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The first thing that happens when you fry or bake something is the evaporation of water. Only then can the food reach a temperature above 100 degrees, says Vogelaar.

Another way is to make sure what you are frying is alkaline.

The Maillard reaction occurs more easily at basic pH, so the reaction becomes faster and continues.

That's why Vogelaar has a trick for getting really crispy french fries with the optimal Maillard reaction:

– Put a little baking powder with the potatoes. This has two effects: one is that more starch is released, and the other is that the Maillard reaction occurs faster.

According to Vogelaar, you can do this by boiling potatoes in water with a little baking powder before frying them, or by applying a thin layer of baking powder on the surface. Baking powder is essential. Another type of food where this trick is used is pastries:

German pretzels are an example of the Maillard reaction. They're put in the lotion first, just like the lutefisk. Lotion is essential. This increases the pH to the point that this bread becomes almost completely black during baking, simply because of the improved Maillard reaction, says Vogelaar.

This reaction changes the texture of the surface, and you can't achieve it any other way, he says.

But why do people love barbecue?

Vogelaar has a possible explanation:

– In the same reaction, several substances are formed, including a substance with a buttery smell that we associate with fats. In previous times, people relied on eating fat and sugar because it provided a lot of energy. I think that's why we think this flavor is so good. Additionally, heat processing of food provides more nutrients, Vogelaar explains.

He says that the human brain expanded at the same time that humans began to heat food. Heat processing released more nutrients, and also meant there were fewer bacteria in the food, so we had to put less effort into fighting them.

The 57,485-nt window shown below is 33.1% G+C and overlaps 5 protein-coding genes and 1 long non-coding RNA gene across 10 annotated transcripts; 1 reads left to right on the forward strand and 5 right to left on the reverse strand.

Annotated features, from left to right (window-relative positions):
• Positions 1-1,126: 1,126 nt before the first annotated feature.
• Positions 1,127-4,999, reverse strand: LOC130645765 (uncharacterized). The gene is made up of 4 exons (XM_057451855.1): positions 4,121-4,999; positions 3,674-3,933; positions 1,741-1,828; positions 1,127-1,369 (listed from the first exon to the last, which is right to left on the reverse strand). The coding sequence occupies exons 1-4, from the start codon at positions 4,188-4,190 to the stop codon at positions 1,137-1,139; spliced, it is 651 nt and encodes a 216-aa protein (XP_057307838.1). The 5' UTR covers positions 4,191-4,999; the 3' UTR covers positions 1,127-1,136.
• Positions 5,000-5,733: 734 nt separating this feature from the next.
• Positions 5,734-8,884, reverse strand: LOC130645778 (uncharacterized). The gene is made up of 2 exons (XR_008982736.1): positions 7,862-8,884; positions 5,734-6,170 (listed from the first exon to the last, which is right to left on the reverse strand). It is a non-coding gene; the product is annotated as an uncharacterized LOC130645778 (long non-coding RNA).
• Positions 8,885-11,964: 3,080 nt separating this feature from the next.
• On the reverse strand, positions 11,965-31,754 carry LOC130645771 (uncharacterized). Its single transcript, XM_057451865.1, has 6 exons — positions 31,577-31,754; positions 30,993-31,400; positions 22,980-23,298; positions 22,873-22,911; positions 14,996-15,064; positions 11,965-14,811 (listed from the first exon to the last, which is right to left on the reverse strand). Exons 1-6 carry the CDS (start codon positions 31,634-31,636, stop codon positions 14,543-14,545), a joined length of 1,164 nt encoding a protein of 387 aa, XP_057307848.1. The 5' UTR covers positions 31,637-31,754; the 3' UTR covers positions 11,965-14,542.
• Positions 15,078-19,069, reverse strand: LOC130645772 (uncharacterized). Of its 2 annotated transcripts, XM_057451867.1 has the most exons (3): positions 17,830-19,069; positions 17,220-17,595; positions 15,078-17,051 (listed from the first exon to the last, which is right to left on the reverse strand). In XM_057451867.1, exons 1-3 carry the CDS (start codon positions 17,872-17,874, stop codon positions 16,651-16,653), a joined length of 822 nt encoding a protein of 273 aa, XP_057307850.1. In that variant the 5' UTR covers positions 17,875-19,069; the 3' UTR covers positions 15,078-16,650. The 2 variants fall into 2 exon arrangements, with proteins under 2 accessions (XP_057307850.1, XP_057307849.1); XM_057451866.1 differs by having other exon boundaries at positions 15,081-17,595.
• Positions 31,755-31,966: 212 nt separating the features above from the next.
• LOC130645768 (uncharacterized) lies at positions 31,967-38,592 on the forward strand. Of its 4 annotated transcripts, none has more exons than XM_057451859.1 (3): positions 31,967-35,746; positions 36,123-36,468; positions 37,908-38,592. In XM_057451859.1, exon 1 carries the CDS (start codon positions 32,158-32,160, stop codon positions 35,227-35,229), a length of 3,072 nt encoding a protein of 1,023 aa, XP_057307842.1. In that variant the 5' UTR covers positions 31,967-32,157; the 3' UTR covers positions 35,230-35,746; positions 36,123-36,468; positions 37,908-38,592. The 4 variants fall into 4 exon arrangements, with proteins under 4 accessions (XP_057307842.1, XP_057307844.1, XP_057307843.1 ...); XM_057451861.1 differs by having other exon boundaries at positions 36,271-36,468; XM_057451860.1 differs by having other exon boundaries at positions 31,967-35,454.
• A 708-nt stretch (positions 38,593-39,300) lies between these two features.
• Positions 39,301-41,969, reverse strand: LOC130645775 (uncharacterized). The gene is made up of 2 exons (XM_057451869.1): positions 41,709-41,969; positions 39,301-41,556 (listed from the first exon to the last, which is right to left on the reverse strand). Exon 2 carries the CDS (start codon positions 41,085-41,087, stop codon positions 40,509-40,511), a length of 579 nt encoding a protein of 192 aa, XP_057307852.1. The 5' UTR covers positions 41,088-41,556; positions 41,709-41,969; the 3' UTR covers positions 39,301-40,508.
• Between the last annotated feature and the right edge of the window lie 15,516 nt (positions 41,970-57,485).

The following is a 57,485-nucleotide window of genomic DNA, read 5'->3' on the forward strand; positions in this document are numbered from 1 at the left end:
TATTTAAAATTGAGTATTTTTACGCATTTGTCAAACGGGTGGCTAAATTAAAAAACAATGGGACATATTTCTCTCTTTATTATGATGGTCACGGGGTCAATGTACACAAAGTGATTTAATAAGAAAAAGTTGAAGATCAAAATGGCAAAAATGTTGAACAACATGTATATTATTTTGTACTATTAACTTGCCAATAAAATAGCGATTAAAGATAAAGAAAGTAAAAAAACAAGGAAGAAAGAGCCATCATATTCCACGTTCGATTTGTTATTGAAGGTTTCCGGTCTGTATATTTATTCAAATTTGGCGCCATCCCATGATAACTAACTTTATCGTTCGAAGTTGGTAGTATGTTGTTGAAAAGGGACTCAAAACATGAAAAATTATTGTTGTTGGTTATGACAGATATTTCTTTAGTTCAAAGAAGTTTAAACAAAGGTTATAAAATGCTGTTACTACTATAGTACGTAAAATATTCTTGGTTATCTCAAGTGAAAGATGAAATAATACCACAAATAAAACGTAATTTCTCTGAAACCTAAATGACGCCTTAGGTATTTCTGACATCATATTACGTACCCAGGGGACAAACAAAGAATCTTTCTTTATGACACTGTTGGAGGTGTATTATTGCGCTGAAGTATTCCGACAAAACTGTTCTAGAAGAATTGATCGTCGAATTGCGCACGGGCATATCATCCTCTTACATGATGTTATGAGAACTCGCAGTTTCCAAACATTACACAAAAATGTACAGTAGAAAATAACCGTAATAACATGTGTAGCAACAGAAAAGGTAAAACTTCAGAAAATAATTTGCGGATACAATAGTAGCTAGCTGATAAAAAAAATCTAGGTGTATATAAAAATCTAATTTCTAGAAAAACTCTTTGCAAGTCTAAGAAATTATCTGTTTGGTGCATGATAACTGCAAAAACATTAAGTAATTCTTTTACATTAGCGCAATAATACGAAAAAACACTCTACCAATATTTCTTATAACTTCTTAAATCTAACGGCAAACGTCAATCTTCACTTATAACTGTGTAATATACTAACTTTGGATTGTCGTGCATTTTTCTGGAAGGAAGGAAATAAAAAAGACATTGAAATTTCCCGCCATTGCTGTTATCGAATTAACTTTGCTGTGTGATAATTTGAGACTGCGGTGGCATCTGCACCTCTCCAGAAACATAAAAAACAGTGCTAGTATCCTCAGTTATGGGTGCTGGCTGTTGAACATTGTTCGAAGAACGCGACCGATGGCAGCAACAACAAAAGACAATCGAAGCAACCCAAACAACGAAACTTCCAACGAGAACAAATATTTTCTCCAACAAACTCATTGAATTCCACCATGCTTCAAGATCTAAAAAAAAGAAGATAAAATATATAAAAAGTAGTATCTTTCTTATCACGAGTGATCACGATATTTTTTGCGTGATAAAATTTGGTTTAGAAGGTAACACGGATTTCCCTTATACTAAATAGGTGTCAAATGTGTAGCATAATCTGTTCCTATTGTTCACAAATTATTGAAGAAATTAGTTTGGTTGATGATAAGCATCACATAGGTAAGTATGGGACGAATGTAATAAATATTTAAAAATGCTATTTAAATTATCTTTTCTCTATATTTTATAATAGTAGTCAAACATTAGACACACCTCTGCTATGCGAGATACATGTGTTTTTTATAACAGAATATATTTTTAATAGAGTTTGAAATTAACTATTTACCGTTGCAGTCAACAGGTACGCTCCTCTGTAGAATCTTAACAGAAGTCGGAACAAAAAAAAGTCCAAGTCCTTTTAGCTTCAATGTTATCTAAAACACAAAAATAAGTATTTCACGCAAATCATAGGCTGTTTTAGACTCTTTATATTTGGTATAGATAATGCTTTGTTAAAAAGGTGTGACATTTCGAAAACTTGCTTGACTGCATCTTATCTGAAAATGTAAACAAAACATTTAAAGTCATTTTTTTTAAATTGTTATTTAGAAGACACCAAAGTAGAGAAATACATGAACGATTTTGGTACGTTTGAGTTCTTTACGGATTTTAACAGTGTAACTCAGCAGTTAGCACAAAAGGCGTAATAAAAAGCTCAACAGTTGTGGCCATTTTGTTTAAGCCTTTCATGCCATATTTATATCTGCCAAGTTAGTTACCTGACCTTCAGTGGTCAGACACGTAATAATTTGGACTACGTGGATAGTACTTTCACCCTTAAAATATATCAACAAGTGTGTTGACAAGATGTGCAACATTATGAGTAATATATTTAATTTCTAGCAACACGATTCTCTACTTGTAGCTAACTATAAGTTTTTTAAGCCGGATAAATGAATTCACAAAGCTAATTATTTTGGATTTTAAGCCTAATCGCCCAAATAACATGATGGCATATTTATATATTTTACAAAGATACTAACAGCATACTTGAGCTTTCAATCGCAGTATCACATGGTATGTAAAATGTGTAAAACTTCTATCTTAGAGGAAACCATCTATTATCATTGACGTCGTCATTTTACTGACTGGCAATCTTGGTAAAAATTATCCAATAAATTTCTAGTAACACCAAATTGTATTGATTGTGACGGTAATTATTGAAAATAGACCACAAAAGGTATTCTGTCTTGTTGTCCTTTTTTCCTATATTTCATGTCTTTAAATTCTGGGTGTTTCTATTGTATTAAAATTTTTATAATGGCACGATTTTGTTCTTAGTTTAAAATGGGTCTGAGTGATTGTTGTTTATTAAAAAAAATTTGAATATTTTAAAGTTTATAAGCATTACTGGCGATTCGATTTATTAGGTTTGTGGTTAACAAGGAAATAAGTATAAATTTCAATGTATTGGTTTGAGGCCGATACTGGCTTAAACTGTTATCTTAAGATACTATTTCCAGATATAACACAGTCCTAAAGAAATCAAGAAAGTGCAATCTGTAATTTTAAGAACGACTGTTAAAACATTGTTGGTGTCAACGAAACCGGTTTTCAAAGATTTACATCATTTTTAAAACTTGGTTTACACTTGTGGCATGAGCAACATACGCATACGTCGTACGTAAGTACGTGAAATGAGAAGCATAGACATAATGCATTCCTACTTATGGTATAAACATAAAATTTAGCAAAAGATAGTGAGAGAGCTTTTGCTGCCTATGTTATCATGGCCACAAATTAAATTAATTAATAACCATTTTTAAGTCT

Potatoes are an example of a vegetable that has little nutrition available before heat treatment. It's even slightly toxic. We cannot eat starch until it is processed. When it's heat-treated, you suddenly have huge amounts of energy available, says Vogelaar.

For the record: It is not the Maillard reaction that makes potatoes edible. Boiling them is fine, although many would say they are better when fried, grilled or sautéed.

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Negative effects of frying and grilling food

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The Scientific Committee for Food and Environment (VKM) recently released a report on the health risks of eating grilled food. There have long been warnings against eating too much grilled food, but the main conclusion in the report is that the food, not the method, is most important for health. In other words: You can grill vegetables and lean meats 100 times a year and still fall below the exposure limit for hazardous substances, according to the report.

– Is it possible to achieve the Maillard reaction without also forming harmful substances?

– It may be impossible to avoid the formation of harmful heat-treated substances when frying food. The Maillard reaction begins at about 150 degrees. We write in our report that heterocyclic aromatic amines can form at these temperatures and that it is suggested to keep the temperature below approximately 180 degrees. The academic leader of the study, Espen Mariussen, says that the amount formed will increase with increasing temperature and cooking time.

Mariussen further explains that a group of substances called polycyclic aromatic hydrocarbons (PAH) can form during the incomplete combustion of organic materials. It can happen, for example, when grilling or smoking food. Natural sources of PAHs also include volcanoes and forest fires.

– PAHs are always formed as mixtures of a number of different substances, and only a few have been subjected to toxicological risk assessment, adds Mariussen.

The report notes several uncertainties, including the lack of systematic overviews comparing the health effects of grilled foods and other cooking methods. Although there are still things we do not know about these substances, it is possible to avoid some of them, even when grilling:

– The most important thing is not to overcook the food until it sizzles and burns. You should avoid letting a lot of fat drip onto the fire until it catches fire and produces a lot of smoke that sticks to the food. Smoke may contain polycyclic aromatic hydrocarbons, Mariussen says.

The article was first published on

Dalila Awolowo

Dalila Awolowo